Iraq: The Old Ways Are Worst


June 27, 2012: Oil production exceeded three million barrels a day this month, the highest rate of Iraqi production in twenty years. Within the year Iraqi production is expected to exceed Iran's and be second only to Saudi Arabia. The economy is growing, as is foreign investment, with the growth in oil production. But the government is still very corrupt and inept. That's an ancient local tradition that has not changed. The terrorism is still there, but most of the attacks are directed at Shia civilians and government officials. The aim here is to restart war between Shia and Sunni militias, a war the Sunnis lost five years ago. But diehard Sunni Arab extremists are willing to risk having all Sunni Arabs killed or driven out of the country, on the off chance that the Sunni Arabs could again seize control of the country. The leader in this effort is the local al Qaeda franchise. While somewhat weakened by the movement of many members to neighboring Syria, there are enough still in Iraq to make a major effort this month. The security forces promise a major counter-terrorism effort, which might happen as the government continues to remove commanders who proved incapable of preventing terrorist attacks. The deaths of foreign pilgrims, especially those from Iran, is particularly embarrassing. It's also bad for the economy as pilgrims spend, as well as worship at local shrines.

The Sunni Arabs are a minority (about 15 percent of the population) and do not have the many leadership positions they used to hold in government and the military. The Shia majority (over 60 percent of the population) have no intention of losing control of the government or the security forces. The Sunni are still very numerous in the business community and among university trained professionals. The government does not want to lose these people and their skills. But if the Sunni Arab terrorism cannot be stamped out, there could be another Shia backlash. The last one was halted because the American troops were available to supervise the deal. Not this time, and that has a lot of Iraqis worried. Of more immediate concern is the incompetence of the government and inability to provide many basic services (electricity, clean water, sewage removal, plus law and order). The pro-Iran Shia religious groups offer a religious dictatorship as a solution, but most Iraqis want no part of that either. Getting the current government to work has proved very difficult. Compromise is not a popular tactic in Iraq and greed takes precedence over everything else. A solution is like the weather, everyone talks about it but no one can do anything about it.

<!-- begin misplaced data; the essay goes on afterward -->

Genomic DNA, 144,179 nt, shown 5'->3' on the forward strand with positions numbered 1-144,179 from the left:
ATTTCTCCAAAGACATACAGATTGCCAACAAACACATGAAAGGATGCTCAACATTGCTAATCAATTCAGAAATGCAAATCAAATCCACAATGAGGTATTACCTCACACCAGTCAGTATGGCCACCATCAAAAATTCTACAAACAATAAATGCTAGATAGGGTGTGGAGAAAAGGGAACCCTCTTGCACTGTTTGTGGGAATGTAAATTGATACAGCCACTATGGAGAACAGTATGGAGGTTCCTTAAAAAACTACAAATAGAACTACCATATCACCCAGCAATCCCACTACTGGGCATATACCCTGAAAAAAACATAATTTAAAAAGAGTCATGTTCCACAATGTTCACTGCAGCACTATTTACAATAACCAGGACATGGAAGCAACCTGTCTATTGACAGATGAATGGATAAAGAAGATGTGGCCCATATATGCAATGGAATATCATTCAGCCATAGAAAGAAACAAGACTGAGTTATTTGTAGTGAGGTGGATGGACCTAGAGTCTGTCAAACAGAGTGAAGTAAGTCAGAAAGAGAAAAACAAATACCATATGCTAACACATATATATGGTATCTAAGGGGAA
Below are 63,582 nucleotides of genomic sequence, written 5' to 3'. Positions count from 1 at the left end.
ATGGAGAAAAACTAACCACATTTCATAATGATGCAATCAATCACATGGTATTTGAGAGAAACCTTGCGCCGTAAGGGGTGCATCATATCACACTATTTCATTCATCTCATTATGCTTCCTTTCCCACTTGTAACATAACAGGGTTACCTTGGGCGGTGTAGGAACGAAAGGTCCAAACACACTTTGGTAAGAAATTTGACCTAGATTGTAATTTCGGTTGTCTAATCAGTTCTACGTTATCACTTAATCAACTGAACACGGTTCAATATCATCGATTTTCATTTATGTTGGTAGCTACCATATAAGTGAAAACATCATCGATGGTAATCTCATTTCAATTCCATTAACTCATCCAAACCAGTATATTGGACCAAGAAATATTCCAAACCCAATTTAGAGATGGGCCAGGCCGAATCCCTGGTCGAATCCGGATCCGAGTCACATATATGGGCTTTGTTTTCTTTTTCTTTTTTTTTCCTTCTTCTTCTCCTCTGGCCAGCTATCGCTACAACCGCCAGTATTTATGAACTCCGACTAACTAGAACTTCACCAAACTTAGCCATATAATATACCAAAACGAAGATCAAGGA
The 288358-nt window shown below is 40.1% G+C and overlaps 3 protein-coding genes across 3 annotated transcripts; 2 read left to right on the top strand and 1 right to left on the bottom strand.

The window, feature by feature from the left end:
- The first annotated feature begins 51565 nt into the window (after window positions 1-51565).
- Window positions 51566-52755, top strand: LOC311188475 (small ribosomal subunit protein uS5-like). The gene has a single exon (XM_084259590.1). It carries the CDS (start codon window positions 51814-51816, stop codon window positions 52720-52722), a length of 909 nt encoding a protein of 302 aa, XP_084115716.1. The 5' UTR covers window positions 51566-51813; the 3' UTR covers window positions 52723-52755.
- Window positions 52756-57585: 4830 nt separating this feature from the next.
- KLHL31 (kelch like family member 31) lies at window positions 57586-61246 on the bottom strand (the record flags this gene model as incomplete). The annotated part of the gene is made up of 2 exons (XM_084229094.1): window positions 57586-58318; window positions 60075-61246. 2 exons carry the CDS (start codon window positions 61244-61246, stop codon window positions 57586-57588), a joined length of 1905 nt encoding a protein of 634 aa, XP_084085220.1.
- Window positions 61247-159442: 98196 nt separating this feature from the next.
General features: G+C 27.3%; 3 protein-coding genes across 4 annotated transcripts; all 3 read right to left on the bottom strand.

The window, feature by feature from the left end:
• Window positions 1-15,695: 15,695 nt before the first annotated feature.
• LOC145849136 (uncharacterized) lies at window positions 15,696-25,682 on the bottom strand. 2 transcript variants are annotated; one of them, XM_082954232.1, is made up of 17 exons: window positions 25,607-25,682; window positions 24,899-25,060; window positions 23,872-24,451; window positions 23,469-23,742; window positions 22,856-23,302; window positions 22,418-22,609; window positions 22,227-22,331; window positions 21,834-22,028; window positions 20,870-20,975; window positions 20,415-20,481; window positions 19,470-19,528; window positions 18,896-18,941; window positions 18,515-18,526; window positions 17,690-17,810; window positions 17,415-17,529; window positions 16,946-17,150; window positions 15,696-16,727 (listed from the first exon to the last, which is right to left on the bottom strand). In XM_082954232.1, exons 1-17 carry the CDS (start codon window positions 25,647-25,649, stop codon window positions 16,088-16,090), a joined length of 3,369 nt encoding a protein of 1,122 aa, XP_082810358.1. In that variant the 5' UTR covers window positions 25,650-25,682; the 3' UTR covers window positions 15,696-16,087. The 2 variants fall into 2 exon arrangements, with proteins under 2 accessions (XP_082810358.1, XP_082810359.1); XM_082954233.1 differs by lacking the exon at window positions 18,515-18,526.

One of the major crises facing the government is the growing autonomy of the northern Kurdish provinces. Despite threats from the Iraq government, the Kurds up north are developing new oil fields and building pipelines to export the oil via Turkey. This would make the independent minded Kurds even more difficult to rein in. But all the Iraqi government can do about it now is issue the occasional press release.

Terrorists have been very active this month, killing 175 people so far. This will be the second highest monthly death toll since January (225 dead). Most Iraqis are unaffected by this violence, which is directed at Shia pilgrims and Shia officials and security forces, especially in Baghdad. Corruption and incompetence in the security forces makes it difficult to get a truly effective counter-terrorism effort going. But with every terrorist attack, the clean government crowd gains a few more members. Meanwhile, most Iraqis continue to tolerate the corruption, on the off chance that they might get a taste and to avoid any retribution from some vindictive politician.

The U.S. has 15,000 troops stationed in neighboring Kuwait and has agreed to keep 13,500 there indefinitely, as a guarantee that any Iranian aggression would not succeed. Iran has, for thousands of years, been the local superpower and Arab states in the region fear renewed Iranian attempts to turn them all into provinces of an expanded Iranian empire.

June 26, 2012: The government backed away from its plan to close 44 news outlets (including foreign operations for BBC and Voice of America). The protests, both local and international, caused the government to allow the outlets, which are often critical of the government and expose corrupt behavior, to continue their work. But there are still many government officials who want to shut down all critical media outlets.  

June 24, 2012: Turkish warplanes hit PKK targets in the Kurdish north. This is in response to attacks on police and soldiers in southeastern Turkey. The PKK gunmen are based across the border in Iraq.

June 19, 2012:  Turkish warplanes hit PKK targets in the Kurdish north.


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